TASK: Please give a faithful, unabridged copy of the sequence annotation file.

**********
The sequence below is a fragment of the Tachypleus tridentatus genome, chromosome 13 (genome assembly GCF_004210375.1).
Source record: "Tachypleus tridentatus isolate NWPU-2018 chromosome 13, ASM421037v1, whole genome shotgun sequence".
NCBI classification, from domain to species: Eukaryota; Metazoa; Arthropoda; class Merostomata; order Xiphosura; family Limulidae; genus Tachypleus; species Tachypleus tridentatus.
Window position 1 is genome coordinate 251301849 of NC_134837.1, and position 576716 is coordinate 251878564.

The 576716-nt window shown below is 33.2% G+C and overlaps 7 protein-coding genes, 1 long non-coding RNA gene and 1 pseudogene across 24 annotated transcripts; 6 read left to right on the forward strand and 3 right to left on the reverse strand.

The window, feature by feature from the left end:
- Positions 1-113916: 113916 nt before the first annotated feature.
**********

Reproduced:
The sequence below is a fragment of the Tachypleus tridentatus genome, chromosome 13 (genome assembly GCF_004210375.1).
Source record: "Tachypleus tridentatus isolate NWPU-2018 chromosome 13, ASM421037v1, whole genome shotgun sequence".
NCBI classification, from domain to species: Eukaryota; Metazoa; Arthropoda; class Merostomata; order Xiphosura; family Limulidae; genus Tachypleus; species Tachypleus tridentatus.
Window position 1 is genome coordinate 251301849 of NC_134837.1, and position 576716 is coordinate 251878564.

The 576716-nt window shown below is 33.2% G+C and overlaps 7 protein-coding genes, 1 long non-coding RNA gene and 1 pseudogene across 24 annotated transcripts; 6 read left to right on the forward strand and 3 right to left on the reverse strand.

The window, feature by feature from the left end:
- Positions 1-113916: 113916 nt before the first annotated feature.